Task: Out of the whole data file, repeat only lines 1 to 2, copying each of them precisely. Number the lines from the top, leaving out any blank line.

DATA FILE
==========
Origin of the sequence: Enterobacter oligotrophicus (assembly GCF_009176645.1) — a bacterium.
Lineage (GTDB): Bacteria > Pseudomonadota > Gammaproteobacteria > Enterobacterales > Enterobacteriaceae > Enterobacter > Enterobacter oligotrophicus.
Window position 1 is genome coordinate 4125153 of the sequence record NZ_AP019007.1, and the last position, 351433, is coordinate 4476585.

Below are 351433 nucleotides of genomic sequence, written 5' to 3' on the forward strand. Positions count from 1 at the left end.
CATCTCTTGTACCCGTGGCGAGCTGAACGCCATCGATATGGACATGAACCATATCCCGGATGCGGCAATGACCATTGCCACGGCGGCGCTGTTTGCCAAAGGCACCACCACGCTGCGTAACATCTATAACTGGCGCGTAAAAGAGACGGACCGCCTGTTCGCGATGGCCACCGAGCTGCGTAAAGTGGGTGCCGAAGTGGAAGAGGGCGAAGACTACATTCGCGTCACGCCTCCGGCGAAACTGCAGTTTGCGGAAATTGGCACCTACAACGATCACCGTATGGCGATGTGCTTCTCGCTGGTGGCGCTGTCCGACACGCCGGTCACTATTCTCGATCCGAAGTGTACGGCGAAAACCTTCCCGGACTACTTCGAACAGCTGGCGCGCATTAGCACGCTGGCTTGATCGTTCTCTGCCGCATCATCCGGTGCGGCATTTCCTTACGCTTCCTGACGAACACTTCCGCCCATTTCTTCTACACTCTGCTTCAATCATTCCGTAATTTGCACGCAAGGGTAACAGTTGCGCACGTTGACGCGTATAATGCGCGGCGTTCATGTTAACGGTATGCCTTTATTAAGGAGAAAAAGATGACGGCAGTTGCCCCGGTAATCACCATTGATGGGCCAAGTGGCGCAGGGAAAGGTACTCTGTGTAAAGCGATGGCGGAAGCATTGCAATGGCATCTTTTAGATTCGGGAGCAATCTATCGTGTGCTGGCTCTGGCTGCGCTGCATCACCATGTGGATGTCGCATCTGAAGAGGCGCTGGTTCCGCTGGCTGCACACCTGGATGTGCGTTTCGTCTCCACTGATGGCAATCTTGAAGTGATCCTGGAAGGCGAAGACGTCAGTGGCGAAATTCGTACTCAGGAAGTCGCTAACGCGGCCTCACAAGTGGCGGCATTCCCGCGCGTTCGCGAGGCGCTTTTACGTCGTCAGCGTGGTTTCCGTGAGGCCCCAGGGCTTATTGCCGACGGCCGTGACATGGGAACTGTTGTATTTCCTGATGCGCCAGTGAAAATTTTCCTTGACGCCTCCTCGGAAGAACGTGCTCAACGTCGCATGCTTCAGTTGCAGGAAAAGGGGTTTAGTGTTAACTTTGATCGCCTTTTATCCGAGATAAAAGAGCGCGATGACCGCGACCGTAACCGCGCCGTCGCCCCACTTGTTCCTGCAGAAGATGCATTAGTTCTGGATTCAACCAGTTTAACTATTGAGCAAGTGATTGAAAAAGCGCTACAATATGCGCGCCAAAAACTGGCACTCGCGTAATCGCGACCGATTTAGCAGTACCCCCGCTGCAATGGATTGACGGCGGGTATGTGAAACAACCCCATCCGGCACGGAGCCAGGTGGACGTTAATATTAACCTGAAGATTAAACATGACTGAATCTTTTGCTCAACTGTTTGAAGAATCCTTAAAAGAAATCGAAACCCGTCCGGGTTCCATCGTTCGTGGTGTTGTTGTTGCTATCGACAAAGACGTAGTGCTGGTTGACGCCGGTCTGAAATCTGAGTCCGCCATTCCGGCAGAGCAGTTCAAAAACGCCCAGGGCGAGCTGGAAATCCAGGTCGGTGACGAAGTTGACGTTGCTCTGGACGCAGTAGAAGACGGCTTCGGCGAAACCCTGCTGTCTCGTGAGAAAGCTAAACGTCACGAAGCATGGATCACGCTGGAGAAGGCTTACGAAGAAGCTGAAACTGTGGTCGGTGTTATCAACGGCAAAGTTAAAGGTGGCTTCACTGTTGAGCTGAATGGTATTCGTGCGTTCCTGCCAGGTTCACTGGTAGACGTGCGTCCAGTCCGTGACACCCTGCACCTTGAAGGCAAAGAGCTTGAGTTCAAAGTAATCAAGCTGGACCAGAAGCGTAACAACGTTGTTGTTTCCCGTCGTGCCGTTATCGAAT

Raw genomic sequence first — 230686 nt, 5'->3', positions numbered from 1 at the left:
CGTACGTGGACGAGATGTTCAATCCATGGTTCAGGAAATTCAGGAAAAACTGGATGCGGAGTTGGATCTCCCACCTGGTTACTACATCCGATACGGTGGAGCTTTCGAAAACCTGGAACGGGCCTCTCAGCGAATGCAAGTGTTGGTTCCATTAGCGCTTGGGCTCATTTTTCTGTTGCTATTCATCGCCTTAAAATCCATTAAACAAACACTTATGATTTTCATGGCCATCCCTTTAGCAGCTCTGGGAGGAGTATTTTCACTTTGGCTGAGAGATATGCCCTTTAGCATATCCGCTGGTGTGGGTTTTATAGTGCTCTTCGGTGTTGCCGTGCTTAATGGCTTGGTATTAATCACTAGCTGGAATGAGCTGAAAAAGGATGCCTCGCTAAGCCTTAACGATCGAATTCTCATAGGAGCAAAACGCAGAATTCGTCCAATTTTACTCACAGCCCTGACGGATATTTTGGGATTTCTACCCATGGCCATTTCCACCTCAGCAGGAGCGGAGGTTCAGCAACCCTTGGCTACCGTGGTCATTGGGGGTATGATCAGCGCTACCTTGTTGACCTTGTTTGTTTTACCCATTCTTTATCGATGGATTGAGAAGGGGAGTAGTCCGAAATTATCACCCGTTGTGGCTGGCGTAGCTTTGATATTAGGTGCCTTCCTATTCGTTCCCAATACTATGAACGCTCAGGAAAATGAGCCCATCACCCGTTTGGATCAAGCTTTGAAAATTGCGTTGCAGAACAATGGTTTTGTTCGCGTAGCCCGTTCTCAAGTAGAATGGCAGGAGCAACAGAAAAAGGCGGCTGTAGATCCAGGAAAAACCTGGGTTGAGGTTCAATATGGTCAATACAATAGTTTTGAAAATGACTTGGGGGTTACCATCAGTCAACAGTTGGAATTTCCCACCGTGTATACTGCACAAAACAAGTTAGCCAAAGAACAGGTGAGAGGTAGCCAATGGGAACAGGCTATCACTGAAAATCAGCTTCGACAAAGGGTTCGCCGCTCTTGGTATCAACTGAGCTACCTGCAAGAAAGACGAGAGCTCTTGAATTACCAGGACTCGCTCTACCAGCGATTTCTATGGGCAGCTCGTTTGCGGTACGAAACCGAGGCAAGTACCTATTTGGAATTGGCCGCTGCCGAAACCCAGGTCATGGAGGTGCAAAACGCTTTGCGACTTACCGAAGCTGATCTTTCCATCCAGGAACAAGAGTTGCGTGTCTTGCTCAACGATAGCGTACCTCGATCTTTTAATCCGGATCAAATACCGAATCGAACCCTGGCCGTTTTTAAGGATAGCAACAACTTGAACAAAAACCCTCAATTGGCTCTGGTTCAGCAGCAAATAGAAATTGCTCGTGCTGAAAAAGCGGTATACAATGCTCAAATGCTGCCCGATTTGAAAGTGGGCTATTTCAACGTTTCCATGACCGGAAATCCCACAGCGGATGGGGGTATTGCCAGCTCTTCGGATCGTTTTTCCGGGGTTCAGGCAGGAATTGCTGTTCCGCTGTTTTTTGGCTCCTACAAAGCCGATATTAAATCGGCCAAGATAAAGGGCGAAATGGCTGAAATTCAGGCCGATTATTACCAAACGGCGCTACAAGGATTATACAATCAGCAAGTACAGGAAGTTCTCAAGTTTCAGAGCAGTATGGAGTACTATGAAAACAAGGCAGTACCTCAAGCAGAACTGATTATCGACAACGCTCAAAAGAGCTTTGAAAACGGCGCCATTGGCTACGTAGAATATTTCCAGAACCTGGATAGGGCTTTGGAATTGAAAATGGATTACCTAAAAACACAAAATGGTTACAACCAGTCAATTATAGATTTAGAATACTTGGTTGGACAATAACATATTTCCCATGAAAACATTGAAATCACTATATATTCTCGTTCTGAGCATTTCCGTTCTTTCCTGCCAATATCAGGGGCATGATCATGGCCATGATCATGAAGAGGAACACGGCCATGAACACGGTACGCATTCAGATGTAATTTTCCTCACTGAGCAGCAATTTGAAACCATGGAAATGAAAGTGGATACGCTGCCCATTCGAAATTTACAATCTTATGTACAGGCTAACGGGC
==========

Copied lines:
Origin of the sequence: Enterobacter oligotrophicus (assembly GCF_009176645.1) — a bacterium.
Lineage (GTDB): Bacteria > Pseudomonadota > Gammaproteobacteria > Enterobacterales > Enterobacteriaceae > Enterobacter > Enterobacter oligotrophicus.